Collection: Fruit Tea

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Fruit Tea

Any type of tea - white, green, oolong, black or puerh - may be scented or fruit with flowers, fruits, spices or herbs. The additional flavourings, in the form of flower petals, pollen heads, dried herbs, pieces of dried fruit or spice, are blended with the leaf at the end of the manufacturing process. Blenders also usually add flavouring oils or granules to the mixture in order to ensure an even, enduring flavour and aroma. Oils are generally used for loose blends and granules for teabag blends. Once flavoured, the teas are then packed as teabags or loose leaf.

One of the best known fruit teas is Earl Grey, which is made by blending black, green, oolong or white tea with the essential oil of bergamot. This Chinese citrus fruit gives the tea a refreshing orange-lemon flavour. Other flavoured teas popular around the world are Jasmine, made by allowing the heady perfume of fresh jasmine flowers to permeate the tea; Rose Petal, which has the deliciously sweet scent of pink roses; and mint, which is usually made with China Gunpowder and pieces of dried mint leaf. The possibilities are endless and today's fruit teas range from such simple mixtures as lemon tea to complex blends that include several different flowers and exotic spices.

The special quality and flavor of these fruit tea is brought from its special growth place, the breed and processing method which makes it natural and elegant outside and tastes sweet and refreshing.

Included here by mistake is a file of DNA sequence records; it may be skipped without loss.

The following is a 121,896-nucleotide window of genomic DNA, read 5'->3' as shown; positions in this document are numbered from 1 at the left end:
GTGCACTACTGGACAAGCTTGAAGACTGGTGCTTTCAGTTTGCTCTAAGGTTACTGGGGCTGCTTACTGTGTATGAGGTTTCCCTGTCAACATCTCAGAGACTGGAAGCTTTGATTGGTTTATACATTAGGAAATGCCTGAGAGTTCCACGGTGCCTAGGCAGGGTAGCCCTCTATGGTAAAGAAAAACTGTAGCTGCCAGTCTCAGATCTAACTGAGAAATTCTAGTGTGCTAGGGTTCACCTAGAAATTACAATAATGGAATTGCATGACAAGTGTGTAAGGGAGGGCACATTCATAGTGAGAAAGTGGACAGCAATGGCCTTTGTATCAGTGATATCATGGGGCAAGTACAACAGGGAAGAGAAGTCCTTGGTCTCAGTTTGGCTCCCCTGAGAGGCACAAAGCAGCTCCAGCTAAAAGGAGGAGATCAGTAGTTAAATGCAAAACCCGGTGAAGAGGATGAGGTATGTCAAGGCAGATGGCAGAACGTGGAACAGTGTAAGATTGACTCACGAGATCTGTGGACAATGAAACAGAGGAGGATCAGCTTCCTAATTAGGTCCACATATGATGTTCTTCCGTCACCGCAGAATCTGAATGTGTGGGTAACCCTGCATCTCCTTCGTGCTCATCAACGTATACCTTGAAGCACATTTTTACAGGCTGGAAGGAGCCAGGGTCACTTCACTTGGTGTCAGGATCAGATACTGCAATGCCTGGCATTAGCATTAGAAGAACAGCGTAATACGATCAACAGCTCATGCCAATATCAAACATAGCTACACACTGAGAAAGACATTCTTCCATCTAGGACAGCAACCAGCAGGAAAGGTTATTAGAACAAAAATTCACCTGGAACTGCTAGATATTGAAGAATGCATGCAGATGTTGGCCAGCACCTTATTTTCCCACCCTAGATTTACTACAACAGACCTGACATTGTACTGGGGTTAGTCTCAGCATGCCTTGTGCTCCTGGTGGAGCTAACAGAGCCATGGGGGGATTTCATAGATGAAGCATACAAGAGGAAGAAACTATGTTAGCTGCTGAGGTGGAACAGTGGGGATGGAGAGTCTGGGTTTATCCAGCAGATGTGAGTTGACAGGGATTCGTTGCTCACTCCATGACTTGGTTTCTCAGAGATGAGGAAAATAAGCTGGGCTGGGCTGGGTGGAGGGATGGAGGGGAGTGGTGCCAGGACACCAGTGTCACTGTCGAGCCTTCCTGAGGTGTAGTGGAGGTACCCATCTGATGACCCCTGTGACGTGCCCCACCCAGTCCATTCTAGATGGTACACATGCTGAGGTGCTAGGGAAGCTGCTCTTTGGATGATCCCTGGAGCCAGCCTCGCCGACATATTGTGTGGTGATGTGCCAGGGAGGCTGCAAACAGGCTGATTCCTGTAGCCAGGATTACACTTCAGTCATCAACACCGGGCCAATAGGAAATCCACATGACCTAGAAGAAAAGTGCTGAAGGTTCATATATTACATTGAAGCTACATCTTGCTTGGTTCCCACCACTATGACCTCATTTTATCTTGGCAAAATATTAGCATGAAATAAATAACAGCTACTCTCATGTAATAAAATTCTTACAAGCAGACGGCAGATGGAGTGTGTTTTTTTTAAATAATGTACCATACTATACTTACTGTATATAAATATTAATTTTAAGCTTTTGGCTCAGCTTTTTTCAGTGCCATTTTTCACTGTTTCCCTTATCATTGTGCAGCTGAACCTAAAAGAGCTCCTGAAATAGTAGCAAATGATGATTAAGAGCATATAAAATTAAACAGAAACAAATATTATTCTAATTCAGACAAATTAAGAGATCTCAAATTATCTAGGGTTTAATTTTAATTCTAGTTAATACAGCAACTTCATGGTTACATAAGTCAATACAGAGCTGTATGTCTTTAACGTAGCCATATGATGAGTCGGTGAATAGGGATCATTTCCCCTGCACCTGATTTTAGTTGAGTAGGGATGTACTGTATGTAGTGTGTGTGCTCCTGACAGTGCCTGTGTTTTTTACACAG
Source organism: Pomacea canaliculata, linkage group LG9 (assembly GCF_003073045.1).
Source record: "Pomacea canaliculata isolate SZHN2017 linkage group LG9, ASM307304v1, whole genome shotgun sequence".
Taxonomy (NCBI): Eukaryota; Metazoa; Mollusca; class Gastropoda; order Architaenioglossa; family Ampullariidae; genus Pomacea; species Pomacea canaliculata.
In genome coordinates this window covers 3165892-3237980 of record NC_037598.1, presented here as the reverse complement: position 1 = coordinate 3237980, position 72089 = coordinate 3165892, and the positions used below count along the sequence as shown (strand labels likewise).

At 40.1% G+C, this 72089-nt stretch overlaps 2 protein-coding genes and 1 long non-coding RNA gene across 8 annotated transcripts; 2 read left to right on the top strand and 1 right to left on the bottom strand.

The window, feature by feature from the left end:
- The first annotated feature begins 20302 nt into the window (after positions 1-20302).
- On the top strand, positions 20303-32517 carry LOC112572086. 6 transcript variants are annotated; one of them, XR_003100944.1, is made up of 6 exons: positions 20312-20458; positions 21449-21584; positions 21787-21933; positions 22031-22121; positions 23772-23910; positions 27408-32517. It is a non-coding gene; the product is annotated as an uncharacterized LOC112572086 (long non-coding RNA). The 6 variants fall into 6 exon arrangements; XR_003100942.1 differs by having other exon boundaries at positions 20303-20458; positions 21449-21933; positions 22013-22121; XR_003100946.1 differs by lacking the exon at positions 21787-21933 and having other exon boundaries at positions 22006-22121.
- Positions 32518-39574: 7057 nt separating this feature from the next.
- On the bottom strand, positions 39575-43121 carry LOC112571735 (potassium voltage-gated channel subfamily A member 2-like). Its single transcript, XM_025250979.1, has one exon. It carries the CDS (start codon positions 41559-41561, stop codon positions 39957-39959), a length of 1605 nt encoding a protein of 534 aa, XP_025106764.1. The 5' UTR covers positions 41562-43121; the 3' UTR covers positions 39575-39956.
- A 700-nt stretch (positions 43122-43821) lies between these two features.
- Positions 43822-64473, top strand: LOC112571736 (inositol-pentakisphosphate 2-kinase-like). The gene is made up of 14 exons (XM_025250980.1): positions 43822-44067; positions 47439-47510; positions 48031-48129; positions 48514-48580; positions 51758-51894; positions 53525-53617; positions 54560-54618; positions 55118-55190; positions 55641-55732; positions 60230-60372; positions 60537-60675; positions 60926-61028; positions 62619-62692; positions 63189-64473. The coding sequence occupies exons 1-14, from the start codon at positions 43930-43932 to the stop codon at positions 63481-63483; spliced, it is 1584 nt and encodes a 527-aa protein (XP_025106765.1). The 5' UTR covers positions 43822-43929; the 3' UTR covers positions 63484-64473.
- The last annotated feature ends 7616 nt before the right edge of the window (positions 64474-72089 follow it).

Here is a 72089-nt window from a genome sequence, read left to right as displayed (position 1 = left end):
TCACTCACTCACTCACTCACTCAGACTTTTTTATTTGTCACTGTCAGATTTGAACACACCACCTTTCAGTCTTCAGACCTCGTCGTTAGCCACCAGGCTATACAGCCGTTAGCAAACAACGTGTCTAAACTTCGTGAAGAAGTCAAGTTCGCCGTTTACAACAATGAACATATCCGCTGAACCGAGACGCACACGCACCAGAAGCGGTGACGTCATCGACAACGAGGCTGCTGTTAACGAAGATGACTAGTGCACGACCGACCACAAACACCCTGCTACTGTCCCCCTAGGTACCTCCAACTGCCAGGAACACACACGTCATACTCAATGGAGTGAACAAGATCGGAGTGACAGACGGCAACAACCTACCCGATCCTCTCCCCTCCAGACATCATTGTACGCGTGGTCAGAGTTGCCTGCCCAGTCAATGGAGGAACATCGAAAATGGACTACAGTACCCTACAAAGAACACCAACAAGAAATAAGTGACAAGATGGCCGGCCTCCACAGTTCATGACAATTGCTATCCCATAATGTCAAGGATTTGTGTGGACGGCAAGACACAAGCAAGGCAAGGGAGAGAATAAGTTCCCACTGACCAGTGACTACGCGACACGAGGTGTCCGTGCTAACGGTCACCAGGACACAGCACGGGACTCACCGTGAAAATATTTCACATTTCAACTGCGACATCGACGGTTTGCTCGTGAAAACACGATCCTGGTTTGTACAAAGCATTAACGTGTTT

Some teas have their own natural flavouring, acquired from the plants amongst which they grow. One particular variety of orchid tea from China, for example, absorbs the rich sweetness of the orchids that grow wild in the tea garden. And tea bushes that grow adjacent to fruit trees will naturally take on a hint of the scent given off by the blossoms and the fruit.

Fruit teas should not be confused with herbal infusions that are made from plants other than Camellia sinensis (the tea plant). herbs and flowers, for example camomile, mint, rosehip and hibiscus are used to give soothing, beneficial brews but if the leaves of the tea plant are not included, neither the dried product nor the liquor should be referred to as 'tea'. The correct name is 'infusion', 'herbal' or 'tisane'. Packaging should make it clear to consumers what is actually inside the packet -just tea, tea mixed with flavourings, or just herbs, flowers, spices and fruits.